Limited Perspective Playhouse: The Olympic Diet, Part 2 - Michael Phelps Edition


By Meredith Brody

These are the things I know about Michael Phelps (besides his current number of gold medals – I think I heard he’s looking for eight?), without even trying – it’s in the ether: his height is 6’4”, his wingspan is 6’7”, he was born in Baltimore, he has the Olympic rings tattooed on a hipbone, he attends the University of Michigan (he followed his coach there), he has a bulldog named Herman who snores. And he consumes between 8000 and 9000 calories a day. (Or is it 10,000, per the BBC? Or, gulp, 12,000, per Fox News? On Google news, right now, you can find 264 stories by googling “Michael Phelps diet”.)

But the bottom-line 8,000 number is what I heard from the Olympic mothership NBC, which ran a cute story, cutting from the snoring bulldog to illustrations of the Phelps’ mantra: “sleep, eat, swim.” (Plus, it seems, watch TV and play videogames, including Guitar Hero).

But most especially, Phelps says he loves eating out: “I don’t cook. At all.” So they visited Phelps’ favorite Ann Arbor restaurants and showed what he liked to eat there: at Middle Kingdom Chinese Restaurant, the spinning table is laden with seven dishes, including a good-looking whole fish heaped with cilantro sprigs. At Benny’s Family Dining, he orders the #7, the Hungry Man breakfast: three eggs over easy, hash browns, five sausage, five bacon, toast. I missed any identification for the Mexican place where he orders “enchiladas – buffalo or chicken enchiladas, sometimes quesadillas,” but at the Maize ‘n Blue Delicatessen, we’re treated to a demonstration of building his favorite roasted turkey with mayo, Dijon, provolone cheese, and pickles on thick-sliced white bread from the bottom slice up: very appetizing.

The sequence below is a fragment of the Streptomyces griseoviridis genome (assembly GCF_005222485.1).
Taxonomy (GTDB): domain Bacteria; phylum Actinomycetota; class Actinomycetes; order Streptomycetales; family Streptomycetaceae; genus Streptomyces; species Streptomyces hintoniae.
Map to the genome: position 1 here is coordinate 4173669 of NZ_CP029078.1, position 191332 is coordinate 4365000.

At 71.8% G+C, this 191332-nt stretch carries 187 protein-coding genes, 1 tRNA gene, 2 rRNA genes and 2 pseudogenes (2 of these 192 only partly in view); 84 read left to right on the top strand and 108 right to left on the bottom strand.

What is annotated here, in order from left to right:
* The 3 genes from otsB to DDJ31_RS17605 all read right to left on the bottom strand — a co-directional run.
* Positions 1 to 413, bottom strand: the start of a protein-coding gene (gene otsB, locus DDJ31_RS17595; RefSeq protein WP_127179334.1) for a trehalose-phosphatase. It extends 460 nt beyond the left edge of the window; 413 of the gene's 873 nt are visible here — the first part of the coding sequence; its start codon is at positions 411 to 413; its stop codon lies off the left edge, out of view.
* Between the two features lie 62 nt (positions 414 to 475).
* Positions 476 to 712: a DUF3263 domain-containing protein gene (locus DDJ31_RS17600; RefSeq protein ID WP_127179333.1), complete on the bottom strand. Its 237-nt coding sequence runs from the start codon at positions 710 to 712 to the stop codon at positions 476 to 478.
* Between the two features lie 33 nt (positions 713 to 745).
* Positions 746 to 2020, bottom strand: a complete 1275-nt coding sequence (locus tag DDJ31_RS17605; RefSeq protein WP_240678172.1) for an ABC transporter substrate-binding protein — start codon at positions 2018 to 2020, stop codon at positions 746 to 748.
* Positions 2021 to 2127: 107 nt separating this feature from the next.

Me, if I was living in Ann Arbor and eating out every day on somebody else’s nickel, I think I’d be running barefoot through the famed sandwich board at the revered Zingerman’s Deli. Most of the free-content-websites aren’t too high on Phelps’ joints. But then, Phelps is 23, after all, and says “I just try to cram whatever I can into my body. It’s pretty much whatever I feel like eating I’m going to eat.” At least he’s more adventurous than his colleague Ryan Lochte, who’s been fueling his Olympics at McDonald’s.

Bob Costas ended the Olympic takeout (pun intended) by holding aloft a torn-out page 98 of Phelps’ autobiography, Beneath the Surface, published when he was 19, and read out a list of another of Phelps’ typical breakfasts: three sandwiches of fried eggs, cheese, lettuce, tomato, fried onions, and mayonnaise, an omelette, a bowl of grits, and three slices of French toast with powdered sugar, washed down with three chocolate chip pancakes.

It sounded pretty good to me. I’d love even a day of “pretty much whatever I feel like eating I’m going to eat.” And of course I’m not alone: the London Times had a guy do just that, trying to ingest 12,000 Phelpsian calories.

But he quit the course sometime between breakfast and lunch.


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